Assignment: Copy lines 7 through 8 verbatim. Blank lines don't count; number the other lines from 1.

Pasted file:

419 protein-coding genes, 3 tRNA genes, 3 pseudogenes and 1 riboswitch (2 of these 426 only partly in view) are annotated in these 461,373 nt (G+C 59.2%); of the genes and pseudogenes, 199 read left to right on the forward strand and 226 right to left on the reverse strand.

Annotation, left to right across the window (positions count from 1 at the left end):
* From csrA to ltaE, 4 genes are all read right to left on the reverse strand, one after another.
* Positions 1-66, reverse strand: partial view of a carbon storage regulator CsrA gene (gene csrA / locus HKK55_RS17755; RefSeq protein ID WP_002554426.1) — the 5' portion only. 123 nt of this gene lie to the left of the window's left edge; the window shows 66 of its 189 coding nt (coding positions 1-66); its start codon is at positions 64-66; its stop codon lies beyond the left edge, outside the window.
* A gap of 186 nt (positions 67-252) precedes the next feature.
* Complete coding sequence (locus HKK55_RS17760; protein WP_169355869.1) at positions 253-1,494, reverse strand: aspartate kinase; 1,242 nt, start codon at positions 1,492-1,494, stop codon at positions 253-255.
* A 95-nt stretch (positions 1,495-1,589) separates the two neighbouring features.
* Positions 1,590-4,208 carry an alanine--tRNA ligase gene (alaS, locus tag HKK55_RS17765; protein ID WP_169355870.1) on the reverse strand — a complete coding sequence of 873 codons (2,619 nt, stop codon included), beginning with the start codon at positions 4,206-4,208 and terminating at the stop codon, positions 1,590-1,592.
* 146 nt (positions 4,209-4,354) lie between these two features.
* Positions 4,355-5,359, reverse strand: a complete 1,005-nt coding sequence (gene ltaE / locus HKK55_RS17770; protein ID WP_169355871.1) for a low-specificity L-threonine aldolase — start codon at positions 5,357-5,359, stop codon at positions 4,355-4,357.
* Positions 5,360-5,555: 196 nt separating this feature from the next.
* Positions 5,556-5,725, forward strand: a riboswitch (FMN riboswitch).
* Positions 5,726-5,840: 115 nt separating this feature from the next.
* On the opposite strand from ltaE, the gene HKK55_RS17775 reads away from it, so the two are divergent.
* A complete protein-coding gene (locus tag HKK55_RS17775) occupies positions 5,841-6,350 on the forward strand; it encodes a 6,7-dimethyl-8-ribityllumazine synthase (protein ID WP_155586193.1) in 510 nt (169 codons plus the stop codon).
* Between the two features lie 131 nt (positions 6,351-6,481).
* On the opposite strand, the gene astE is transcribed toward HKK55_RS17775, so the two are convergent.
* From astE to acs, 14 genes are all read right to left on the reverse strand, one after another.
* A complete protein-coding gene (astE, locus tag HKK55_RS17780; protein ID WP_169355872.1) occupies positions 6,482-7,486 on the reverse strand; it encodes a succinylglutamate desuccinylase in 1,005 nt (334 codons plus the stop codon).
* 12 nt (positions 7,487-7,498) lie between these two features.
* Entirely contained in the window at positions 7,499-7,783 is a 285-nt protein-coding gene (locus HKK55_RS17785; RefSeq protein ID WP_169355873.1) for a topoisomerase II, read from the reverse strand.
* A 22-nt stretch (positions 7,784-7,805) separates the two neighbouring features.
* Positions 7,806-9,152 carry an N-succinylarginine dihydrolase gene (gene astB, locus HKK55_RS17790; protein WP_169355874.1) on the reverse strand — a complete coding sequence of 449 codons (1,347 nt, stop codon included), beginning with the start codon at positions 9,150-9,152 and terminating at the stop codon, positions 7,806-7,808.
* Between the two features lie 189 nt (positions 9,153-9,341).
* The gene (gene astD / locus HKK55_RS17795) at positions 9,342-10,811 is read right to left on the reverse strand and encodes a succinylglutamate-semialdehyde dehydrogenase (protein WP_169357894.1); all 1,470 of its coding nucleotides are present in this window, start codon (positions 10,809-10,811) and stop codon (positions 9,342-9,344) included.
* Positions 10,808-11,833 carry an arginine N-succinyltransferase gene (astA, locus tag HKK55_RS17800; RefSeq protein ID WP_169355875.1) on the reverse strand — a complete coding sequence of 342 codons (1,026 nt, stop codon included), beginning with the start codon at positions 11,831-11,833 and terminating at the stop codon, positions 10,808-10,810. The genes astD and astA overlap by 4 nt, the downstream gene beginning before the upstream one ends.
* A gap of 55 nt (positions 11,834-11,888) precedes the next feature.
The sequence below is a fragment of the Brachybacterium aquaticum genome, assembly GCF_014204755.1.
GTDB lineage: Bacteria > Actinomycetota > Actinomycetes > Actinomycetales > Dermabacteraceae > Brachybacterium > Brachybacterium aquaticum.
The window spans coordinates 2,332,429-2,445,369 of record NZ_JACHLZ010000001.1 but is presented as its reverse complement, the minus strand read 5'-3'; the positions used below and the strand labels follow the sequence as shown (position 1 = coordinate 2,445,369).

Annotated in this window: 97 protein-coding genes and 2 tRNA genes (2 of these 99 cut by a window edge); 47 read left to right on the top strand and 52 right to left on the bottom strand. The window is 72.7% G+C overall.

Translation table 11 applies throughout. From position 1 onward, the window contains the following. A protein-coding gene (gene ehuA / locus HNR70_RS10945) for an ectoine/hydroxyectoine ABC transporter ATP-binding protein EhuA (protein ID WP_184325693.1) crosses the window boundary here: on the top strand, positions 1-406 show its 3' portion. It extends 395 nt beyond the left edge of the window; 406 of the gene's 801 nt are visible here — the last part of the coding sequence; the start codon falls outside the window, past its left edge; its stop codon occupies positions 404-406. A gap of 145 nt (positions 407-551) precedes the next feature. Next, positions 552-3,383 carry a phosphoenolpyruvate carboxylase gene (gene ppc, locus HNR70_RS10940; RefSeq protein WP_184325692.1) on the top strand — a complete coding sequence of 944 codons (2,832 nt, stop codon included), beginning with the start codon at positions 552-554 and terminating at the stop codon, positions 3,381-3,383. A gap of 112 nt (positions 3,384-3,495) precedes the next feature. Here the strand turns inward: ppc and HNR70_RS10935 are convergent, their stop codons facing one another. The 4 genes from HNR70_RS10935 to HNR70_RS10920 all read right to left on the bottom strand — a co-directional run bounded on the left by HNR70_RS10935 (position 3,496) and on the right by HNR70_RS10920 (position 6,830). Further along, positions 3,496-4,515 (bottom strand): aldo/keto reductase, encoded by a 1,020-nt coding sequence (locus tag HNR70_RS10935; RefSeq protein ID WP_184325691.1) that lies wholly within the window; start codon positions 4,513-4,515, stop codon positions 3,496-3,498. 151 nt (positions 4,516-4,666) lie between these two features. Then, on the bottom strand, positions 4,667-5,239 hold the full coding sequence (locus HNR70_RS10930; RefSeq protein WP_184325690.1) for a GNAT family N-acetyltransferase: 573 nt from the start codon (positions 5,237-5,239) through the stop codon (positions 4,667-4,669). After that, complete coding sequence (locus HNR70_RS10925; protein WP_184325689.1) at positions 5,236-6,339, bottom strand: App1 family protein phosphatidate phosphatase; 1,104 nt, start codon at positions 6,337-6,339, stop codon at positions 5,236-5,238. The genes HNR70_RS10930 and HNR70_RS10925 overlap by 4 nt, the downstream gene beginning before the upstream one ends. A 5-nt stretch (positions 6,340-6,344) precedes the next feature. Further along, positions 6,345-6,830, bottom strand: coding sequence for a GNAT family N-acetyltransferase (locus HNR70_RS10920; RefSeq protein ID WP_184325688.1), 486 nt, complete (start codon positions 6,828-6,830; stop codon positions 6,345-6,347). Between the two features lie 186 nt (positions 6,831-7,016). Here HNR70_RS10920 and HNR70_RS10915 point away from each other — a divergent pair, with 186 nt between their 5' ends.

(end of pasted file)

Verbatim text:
* A 95-nt stretch (positions 1,495-1,589) separates the two neighbouring features.
* Positions 1,590-4,208 carry an alanine--tRNA ligase gene (alaS, locus tag HKK55_RS17765; protein ID WP_169355870.1) on the reverse strand — a complete coding sequence of 873 codons (2,619 nt, stop codon included), beginning with the start codon at positions 4,206-4,208 and terminating at the stop codon, positions 1,590-1,592.